The Business of Two-Speed IT
What is Two-Speed IT? How can it accelerate time-to-market? In “The Business of Two-Speed IT” our Head of Technology, Martin Rudloff, explains Two-Speed IT for business leaders.
As a leader, you are well aware of the pressure to drive innovation within your business. However, you may have had some unpleasant experiences in the past – where you fell short of your objectives, or even had an outright disaster!
So, what you need is a way to ensure you can quickly get new ideas to market – while minimizing risk to your core business. This is where Two-Speed IT comes into the picture.
The Oil Tanker
You can think of your existing IT setup as an oil tanker. This is by no means a criticism of your IT team – the analogy highlights some important key attributes of IT business-as-usual.
Big & Complex
If your business is large, so is your IT portfolio. You have a range of front and back office systems, lots of desktops and devices to manage, as well as specialized systems that are unique to your industry.
It is extremely difficult to get all of these systems working together – and even more difficult to fine tune, secure and optimize the whole IT portfolio. However, IT is business critical – so it is likely that your key systems are extremely robust, keeping your business running 24/7.
Slow to Move
By their nature, your core IT systems are also slow to move and change. Since they are in use every day, your IT team must be extremely careful when deploying any updates – and this takes time. However, change in IT is constant – so your IT team is often consumed with the enormous task of planning and implementing ongoing enhancements – while keeping everything running at the same time.
Barrier to Innovation
The net result? Your safe and secure IT oil tanker is often a source of frustration – as it can be perceived as a barrier to progress and innovation.
So, what do you do?
The Speed Boat
With Two-Speed IT, you deploy a “speed boat” – to scout the waters ahead of your oil tanker.
The first task of your speed boat is exploration – searching the waters for new business opportunities, areas for optimization, and other game-changing ideas. The cost of this exploration must be lightweight and low-risk for your main business, so the IT speed boat also leverages techniques from the startup world – to quickly test and identify winning ideas.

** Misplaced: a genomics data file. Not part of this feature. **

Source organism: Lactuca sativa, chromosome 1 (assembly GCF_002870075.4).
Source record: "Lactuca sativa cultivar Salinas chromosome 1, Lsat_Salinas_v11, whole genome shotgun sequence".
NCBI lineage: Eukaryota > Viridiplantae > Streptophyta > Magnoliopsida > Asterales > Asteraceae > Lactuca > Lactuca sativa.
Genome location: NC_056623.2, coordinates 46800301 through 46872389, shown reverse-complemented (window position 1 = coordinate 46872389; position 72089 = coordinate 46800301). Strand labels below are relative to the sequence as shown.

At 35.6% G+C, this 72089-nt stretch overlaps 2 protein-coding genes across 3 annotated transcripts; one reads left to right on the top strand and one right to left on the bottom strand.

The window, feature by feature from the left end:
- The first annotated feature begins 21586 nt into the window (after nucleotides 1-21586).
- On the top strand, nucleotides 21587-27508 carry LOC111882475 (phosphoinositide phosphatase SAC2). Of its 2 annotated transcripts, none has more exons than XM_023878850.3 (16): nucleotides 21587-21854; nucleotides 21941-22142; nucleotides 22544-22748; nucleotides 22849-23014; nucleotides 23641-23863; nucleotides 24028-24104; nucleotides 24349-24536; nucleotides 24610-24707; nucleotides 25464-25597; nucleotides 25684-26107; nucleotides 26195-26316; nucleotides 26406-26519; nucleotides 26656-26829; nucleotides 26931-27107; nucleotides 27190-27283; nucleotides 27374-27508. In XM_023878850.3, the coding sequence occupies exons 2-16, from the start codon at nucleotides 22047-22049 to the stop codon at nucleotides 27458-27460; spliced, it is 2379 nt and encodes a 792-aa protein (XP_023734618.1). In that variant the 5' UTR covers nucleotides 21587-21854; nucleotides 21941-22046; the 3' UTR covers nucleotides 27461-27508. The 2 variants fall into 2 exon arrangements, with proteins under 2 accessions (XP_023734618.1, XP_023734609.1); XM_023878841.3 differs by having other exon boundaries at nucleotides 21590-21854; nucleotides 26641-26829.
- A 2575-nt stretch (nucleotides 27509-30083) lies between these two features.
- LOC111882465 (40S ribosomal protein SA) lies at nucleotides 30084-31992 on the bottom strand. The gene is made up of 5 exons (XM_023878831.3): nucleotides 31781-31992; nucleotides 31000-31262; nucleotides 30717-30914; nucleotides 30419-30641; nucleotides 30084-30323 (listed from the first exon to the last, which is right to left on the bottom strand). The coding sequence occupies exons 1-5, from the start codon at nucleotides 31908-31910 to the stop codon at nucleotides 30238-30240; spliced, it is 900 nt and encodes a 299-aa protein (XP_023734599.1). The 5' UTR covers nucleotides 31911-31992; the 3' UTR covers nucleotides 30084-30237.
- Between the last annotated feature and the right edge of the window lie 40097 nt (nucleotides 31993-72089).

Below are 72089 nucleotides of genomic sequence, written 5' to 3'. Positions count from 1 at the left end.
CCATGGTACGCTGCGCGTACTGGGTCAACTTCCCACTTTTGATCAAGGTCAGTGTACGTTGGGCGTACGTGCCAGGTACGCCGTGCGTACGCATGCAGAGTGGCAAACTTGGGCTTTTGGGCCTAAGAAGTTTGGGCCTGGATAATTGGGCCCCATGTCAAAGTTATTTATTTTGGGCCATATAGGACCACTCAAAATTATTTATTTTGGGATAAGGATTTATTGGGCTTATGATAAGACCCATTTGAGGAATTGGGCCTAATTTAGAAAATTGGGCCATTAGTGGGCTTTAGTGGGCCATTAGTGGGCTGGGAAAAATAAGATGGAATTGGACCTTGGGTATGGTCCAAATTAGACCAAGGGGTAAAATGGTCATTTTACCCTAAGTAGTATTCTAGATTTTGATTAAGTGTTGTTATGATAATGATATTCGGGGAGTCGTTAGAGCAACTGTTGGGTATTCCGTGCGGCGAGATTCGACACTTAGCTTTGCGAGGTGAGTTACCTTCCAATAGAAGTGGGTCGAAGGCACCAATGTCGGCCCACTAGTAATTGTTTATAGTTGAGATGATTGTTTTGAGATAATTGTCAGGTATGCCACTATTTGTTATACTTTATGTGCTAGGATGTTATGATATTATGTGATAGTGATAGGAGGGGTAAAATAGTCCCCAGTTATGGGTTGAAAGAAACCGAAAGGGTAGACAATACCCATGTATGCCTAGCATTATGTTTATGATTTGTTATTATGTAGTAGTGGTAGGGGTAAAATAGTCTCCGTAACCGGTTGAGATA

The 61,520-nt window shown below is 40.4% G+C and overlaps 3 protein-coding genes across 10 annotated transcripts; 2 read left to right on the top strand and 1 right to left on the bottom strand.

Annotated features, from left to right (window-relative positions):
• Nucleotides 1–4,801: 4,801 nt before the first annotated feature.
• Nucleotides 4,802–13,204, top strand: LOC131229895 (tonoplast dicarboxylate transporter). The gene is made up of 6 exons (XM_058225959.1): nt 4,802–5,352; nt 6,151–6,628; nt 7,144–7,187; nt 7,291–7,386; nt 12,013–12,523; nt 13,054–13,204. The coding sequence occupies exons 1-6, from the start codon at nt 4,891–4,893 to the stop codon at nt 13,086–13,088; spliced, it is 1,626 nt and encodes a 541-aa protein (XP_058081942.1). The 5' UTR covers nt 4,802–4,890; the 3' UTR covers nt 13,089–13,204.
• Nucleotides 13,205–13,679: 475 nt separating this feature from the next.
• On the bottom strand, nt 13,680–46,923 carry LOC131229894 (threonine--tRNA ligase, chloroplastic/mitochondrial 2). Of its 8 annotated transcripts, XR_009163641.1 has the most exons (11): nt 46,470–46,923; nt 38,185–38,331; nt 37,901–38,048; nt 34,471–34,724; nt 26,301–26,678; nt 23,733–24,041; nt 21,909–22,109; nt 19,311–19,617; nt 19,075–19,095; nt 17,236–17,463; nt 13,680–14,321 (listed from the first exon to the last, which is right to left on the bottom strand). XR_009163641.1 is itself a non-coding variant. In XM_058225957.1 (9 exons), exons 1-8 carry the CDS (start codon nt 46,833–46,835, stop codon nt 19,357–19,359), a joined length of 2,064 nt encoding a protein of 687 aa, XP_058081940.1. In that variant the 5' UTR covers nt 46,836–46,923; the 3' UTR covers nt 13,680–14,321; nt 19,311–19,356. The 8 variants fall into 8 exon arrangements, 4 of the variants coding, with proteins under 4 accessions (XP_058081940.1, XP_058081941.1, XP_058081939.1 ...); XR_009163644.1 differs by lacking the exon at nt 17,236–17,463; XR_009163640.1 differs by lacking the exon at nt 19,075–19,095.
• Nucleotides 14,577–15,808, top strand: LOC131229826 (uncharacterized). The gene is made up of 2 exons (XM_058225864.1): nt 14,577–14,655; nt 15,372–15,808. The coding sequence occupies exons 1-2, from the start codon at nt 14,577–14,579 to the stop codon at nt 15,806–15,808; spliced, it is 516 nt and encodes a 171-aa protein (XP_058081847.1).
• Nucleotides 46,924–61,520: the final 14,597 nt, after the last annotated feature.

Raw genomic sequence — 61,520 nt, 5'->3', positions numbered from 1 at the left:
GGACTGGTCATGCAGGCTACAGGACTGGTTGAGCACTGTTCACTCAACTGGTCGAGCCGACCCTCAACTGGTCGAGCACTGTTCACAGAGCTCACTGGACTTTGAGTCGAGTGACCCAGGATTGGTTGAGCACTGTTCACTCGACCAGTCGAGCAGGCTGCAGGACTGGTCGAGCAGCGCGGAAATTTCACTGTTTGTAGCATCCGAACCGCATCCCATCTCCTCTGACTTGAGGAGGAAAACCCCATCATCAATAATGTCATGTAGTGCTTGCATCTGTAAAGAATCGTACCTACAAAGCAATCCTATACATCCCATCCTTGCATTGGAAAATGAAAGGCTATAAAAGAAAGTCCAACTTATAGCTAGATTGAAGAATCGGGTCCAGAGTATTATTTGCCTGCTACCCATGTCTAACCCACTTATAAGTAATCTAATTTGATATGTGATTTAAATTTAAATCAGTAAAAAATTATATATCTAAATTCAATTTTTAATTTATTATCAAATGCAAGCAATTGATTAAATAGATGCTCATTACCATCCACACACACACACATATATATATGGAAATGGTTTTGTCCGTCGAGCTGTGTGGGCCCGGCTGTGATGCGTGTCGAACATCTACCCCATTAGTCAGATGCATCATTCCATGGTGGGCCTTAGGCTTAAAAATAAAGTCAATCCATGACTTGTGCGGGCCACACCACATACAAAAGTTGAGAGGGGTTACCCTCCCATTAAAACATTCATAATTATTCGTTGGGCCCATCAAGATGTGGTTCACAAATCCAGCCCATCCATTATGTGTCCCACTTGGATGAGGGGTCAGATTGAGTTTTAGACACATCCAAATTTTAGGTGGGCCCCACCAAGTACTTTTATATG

The other key attribute of your IT speed boat – it must move fast. The speed boat uses the MVP approach, together with agile software development and user-centric design. This provides:
- Fast release cycles
- “Adapt as you build” capability
- Finding the perfect fit for your end users
Bringing It Together
Once your speed boat has identified winning new ideas and implemented a working MVP, how can you integrate the new capability back into your core business?
One way to deliver a quick win is through the use of APIs – a layer of middleware that enables new systems to communicate with your existing IT portfolio. Your IT team may already provide a middleware layer across your business, or you can use a third party middleware solution – such as etventure’s etv-CORE.
The Right Captain
Both your “oil tanker” and “speed boat” need the right captain – but both leaders should have very different qualities. The oil tanker captain must be cautious and meticulous – someone your trust to get your precious cargo (your business-as-usual) from point A to B with no problems. However, the speed boat captain must be a sharp-eyed explorer and a risk-taker. You have to trust that your speed boat captain will find the best ideas, and bring back proof of their value.
The oil tanker and speed boat analogies work on a number of levels – and highlight how Two-Speed IT can be incredibly effective.
If you are not already working on setting up Two-Speed IT within your organization, you should strongly consider it – and engage a strong partner if you need guidance.
About the author:
Martin Rudloff leads the Development team at etventure, and is the primary architect of etventure’s etv-CORE middleware platform.